Young Pitcher Getting Job Done for Tigers

Freshman lefty Daniel Koger is pitching like a veteran for the Auburn baseball Tigers.

Auburn, Ala.--Week after week lefty Daniel Koger has made quality starts on the mound for the Auburn baseball team.

Finally, after going for more than a month without picking up a victory, the freshman from Huntsville earned his second collegiate win in the rubber game of a three-game series vs. Mississippi State on Sunday. That put Auburn in first place in the SEC West at 6-3 going into a series this weekend at Alabama.

With normal run support the freshman pitcher could easily have five or more wins this season from his seven starts, but the eight runs his teammates scored in his seventh start were out of the norm and helped the Tigers cruise to a comfortable victory over the Bulldogs.

Koger did his part by allowing two runs on six hits in six innings pitched. For the season he has allowed just 36 hits in 42 2/3 innings.

"It is great pitching with a lead," says the former Huntsville High star. "You can't ask for more than. When your team gives you a lead you are able to settle down and you don't have to nit-pick around the zone. You can focus on throwing strikes and let them put it in play and let the defense work."

Koger was named Mr. Baseball in the state of Alabama as a senior last year. Effective with a fastball that climbs into the low 90s with good movement as well as a curve ball and a change-up, he dominated high school hitters and is having a lot of success as a college freshman against older and more experienced players.

"I don't really look at age as an excuse for not pitching well,"?he says. "It is all irrelevant now at this stage. You just have to be able to focus on throwing in the strike zone, trust your stuff and let the defense work behind you and trust the offense to score some runs."

Koger notes his favorite pitch is the old No. 1. "I love my fastball," he says. "I love putting it where I want it and I love it when it is moving the right way. When it is moving good it feels really good.

"Moving it down and away to a righty it is unbelievable how many ground balls you can get," he points out. "There are a lot of diving swings, a lot of popups. It really sets up the other pitches if you have got that working. If you have more than one pitch working it makes the day easier for you."

What is Koger's second favorite pitch?

"It flip-flops every day between the curve ball and the change-up," he says. "If you can get three going your day gets much easier."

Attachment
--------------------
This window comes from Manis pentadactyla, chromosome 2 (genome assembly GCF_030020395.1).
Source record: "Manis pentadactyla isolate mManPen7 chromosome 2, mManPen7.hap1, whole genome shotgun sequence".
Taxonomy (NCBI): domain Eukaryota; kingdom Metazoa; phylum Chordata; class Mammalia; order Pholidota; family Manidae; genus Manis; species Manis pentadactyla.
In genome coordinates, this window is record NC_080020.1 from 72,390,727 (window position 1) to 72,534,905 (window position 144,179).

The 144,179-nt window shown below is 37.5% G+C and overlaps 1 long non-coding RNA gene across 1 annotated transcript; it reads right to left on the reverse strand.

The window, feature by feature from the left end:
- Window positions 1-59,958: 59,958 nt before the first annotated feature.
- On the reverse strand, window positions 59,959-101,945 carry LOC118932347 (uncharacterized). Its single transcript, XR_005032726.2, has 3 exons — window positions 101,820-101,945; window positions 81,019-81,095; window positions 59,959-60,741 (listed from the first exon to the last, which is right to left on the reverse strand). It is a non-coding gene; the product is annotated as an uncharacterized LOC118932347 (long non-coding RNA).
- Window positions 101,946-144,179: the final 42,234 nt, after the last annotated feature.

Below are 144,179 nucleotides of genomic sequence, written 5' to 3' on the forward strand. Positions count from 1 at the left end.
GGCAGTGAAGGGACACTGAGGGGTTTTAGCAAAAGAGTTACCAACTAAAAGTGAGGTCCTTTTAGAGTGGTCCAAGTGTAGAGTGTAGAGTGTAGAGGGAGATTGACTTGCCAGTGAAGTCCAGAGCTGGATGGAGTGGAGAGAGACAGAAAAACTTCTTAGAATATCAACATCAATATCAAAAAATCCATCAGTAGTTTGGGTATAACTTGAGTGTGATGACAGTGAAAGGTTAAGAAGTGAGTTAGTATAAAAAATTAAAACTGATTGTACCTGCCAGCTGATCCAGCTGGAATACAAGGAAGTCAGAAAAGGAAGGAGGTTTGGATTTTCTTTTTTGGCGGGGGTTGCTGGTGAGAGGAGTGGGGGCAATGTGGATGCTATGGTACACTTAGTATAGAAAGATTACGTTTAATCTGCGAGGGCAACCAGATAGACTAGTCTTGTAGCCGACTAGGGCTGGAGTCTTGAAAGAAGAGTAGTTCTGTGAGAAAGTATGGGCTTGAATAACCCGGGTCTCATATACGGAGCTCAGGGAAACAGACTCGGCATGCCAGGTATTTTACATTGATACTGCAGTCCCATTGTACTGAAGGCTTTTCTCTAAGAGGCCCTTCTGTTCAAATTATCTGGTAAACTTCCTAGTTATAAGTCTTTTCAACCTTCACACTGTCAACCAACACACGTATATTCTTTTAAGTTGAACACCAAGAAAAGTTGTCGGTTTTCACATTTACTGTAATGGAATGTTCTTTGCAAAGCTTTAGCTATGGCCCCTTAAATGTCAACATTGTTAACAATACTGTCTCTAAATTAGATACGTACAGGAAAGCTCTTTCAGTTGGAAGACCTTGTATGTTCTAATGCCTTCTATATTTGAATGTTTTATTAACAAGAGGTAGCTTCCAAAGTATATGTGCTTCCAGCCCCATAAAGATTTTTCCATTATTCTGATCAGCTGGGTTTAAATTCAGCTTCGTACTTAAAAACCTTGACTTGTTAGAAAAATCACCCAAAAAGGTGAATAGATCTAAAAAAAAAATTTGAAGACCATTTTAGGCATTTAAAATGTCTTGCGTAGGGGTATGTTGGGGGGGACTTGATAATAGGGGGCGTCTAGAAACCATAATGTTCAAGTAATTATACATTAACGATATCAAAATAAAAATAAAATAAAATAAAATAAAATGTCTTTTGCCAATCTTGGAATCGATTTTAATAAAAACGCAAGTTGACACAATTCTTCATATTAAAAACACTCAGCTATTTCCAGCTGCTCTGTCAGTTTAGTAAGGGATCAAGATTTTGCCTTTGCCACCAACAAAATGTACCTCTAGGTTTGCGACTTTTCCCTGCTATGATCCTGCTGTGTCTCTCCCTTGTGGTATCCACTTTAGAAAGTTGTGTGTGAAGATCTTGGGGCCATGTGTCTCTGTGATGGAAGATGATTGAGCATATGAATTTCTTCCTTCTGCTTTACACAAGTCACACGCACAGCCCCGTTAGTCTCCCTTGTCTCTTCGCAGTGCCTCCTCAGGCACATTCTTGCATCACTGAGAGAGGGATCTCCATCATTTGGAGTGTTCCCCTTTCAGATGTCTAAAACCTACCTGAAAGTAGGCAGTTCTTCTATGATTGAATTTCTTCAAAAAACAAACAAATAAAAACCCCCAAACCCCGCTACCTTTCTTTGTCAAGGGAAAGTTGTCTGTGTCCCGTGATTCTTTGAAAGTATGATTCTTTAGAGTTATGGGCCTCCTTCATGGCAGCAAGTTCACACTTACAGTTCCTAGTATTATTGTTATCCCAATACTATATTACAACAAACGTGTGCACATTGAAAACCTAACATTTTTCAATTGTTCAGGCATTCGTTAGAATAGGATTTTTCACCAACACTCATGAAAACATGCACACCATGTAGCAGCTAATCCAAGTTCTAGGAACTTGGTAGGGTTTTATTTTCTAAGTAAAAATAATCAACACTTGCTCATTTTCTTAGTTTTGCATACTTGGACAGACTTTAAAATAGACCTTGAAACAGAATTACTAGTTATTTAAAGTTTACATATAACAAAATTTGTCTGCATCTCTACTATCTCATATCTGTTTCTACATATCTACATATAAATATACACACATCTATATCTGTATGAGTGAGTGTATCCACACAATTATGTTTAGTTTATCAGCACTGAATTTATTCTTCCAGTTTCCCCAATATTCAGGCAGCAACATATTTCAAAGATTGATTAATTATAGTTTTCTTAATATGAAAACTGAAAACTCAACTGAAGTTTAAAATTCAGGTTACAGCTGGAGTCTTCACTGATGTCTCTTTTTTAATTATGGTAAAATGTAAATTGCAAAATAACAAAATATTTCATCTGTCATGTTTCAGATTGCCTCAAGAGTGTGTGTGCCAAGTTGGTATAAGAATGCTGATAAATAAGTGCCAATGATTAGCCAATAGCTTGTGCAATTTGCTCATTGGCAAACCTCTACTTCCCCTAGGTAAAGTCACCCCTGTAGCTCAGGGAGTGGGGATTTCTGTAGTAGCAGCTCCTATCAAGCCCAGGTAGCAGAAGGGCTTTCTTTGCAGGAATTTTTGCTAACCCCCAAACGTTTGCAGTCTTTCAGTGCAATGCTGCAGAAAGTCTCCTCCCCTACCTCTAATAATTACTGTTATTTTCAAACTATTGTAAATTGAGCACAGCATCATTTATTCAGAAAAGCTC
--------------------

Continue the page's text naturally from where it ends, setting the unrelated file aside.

Koger has been playing baseball since he started throwing with his dad when he was a pre-schooler. His focus on pitching came much later.

"I really didn't start with pitching big-time until around high school," the Auburn freshman says. "I played positions and on the mound. When I got around my junior year, the summer before that, it really kicked off for me."

Koger could have played at a variety of colleges. He notes that he is glad he decided to chose Auburn. "It is a great place to play," he says. "I love it."

Commenting on why he picked the Tigers, he says, "It was the coaches and the facilities. I loved the guys I met here. Overall, it is a great place. I love the town, I love the fans, I love everything about it."

Koger is shown in action pitching for the Tigers.

A considerable number of baseball players are superstitious and Koger says he is one of them. "I am real superstitious with certain things I do," he says. "I won't walk in the dugout with my glove on."

Prior to his first college win in Tucson, Ariz., in February, he bought a small stuffed toy at a gift shop, which he puts on the dugout guard rail prior to games.

"His name is Zona," the lefty says. "I bought him in the airport on the way to Arizona for about five bucks. He is a little tiger. He sits there on the top shelf for good luck where the players put their gloves. He is watching over us during the games bringing us some luck."

Koger's coach attributes the freshman's early success to his combination of talent and confidence in what is going to happen when he throws a baseball.

"The biggest thing is he has got a lot of poise," Pawlowski says. "You can coach some of the physical things and the mechanics, and teach them how to pitch and those things, but it is tough to take a young freshman like he is and teach him about composure and poise. He has got a lot of those intangibles out there."

Some freshmen struggle when making the move up to collegiate baseball. So far that has not been the case with Koger.

"You never know how they are going to react when you put them in that situation out there," Pawlowksi says. "He thrives in it. He loves to be out there and he has done a really good job for us."

Koger says he is seeing his team develop confidence as the season progresses. "The sky is the limit for us," he says. "If our offense is clicking, and we are playing solid defense, I think our pitching is going to be real good this year.

"Our bullpen has been doing really well lately," he adds. "We had a rough start to the season and got off a little bit slow. We just couldn't find that big hit in a game, but we are starting to find that and once we do that we can go as far as we want."

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